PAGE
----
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Blending Mental Practice and Physical Therapy Helps in Stroke Recovery, say Experts

Stroke RecoveryStroke (also known as cerebrovascular disease or CVA) occurs when the blood flow to an area of brain is interrupted or reduced, depriving brain tissue of oxygen and nutrients. Both mental practice and physical therapy are used to improve impaired motor movement, coordination and balance after stroke. Mental practice is the mental rehearsal of a motor action without an overt action. On the other hand, PT involves repetitive, task-oriented training of the affected part.

Multiple cortical areas of the brain communicate with each other during normal brain function, but after a stroke, these interactions are interrupted. A new study at Georgia State University that analyzed the changes that occur in the brains of CVA patients after treatment, has found that both physical therapy (PT) and mental practice are important for recovery. It looked at how rehabilitation helps patients regain function as motor behaviors improve.

Thirteen older CVA survivors and 17 young, healthy controls participated in the study. They were divided into two groups for rehabilitation – mental practice only and both mental practice and PT. The patients received 14 to 51 days of treatment comprising 60 hours of rehab.

The effectiveness of each intervention on both the groups of stroke survivors was measured through functional magnetic resonance imaging (MRI) scans before and after their treatment. The scans, performed while the participants were inactive, determined the network activity in five core areas of the brain (associated with motor execution) – left primary motor area (LM1), right primary motor area (RM1), left pre-motor cortex (LPMC), right pre-motor cortex (RPMC) and supplementary motor area (SMA).

According to the researchers, CVA results in brain cell damage and it takes a long time for neurons to grow back. Treatment modalities like intense physical therapy make the brain adapt or compensate in order to recruit new neurons and restore movement. However, despite PT, some patients are unable to move. The study found that if the patients thought about moving, it would keep the neurons active around the area that died in the brain.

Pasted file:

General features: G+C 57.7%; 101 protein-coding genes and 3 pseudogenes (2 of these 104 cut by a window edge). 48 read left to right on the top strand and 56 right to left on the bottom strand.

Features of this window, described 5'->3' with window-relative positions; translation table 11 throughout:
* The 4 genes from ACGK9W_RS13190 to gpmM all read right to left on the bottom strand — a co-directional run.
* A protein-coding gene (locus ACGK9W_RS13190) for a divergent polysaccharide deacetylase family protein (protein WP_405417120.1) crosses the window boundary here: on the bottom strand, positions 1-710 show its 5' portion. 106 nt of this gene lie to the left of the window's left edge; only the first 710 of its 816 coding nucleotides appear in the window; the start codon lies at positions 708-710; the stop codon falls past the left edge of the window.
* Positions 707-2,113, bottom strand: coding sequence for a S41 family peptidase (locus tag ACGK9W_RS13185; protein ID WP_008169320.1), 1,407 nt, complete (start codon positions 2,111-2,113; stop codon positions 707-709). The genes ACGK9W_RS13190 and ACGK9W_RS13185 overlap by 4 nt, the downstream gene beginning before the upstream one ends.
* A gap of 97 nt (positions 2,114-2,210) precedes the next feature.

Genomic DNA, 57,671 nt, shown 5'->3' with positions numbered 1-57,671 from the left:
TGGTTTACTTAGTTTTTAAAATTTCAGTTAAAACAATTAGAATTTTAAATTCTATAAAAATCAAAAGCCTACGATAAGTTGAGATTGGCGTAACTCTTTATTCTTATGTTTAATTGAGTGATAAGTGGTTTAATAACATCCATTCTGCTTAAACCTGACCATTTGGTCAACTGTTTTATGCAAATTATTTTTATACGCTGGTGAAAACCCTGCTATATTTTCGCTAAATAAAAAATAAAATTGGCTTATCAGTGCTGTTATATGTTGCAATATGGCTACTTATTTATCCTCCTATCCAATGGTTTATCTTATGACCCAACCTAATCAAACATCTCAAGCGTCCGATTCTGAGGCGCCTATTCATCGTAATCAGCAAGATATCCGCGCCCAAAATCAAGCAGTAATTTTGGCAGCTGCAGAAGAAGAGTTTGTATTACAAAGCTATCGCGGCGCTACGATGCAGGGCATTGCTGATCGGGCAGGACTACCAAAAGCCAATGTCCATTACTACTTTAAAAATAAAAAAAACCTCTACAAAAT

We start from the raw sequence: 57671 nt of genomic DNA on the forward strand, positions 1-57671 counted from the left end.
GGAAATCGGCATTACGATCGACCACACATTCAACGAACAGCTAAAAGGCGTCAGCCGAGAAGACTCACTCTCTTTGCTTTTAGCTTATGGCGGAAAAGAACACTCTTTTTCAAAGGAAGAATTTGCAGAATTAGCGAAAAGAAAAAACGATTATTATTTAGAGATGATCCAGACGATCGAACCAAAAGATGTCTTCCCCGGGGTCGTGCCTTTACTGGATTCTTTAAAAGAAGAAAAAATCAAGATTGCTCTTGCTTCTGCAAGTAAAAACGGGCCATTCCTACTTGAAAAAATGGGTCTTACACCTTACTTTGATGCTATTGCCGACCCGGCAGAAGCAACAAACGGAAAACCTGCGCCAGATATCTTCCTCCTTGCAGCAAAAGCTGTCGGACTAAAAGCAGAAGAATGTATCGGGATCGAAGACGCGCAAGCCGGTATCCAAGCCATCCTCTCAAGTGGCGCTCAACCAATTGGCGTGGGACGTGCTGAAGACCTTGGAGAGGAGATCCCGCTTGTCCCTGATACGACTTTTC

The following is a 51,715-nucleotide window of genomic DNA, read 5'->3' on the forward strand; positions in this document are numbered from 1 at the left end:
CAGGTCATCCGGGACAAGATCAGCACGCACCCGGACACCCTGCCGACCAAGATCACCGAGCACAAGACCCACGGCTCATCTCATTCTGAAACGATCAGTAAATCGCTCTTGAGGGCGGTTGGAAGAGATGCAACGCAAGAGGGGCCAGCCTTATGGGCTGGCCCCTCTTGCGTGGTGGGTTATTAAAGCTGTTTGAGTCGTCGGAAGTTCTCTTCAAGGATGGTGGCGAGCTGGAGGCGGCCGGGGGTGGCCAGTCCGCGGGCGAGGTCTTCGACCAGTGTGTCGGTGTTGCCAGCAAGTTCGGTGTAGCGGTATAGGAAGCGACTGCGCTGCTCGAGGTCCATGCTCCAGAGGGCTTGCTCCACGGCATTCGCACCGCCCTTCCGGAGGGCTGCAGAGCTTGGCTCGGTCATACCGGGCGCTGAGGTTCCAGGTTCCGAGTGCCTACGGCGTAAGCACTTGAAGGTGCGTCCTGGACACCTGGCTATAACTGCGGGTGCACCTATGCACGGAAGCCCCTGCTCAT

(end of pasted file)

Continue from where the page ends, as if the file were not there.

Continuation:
Based on this discovery, the researchers used mental practice as a primer for physical training. Their key findings are as follows

  • The casual flow of information between several brain regions was reduced significantly in people who had a stroke.
  • The casual flow of information showed an increase only when both PT and mental practice were combined (and not after mental practice alone).
  • Sensation and motor function scores showed notable improvement in patients who received the combined treatment.

Stroke is a major cause of death and adult disability in the United States. According to reports from the Centers for Disease Control and Prevention (CDC), nearly 800,000 people experience new or recurrent episodes of stroke each year. It is estimated that on an average, one American dies from the condition every 4 minutes. Research studies such as these offer new hope as it can save lives, prevent stroke and ensure better patient outcomes.

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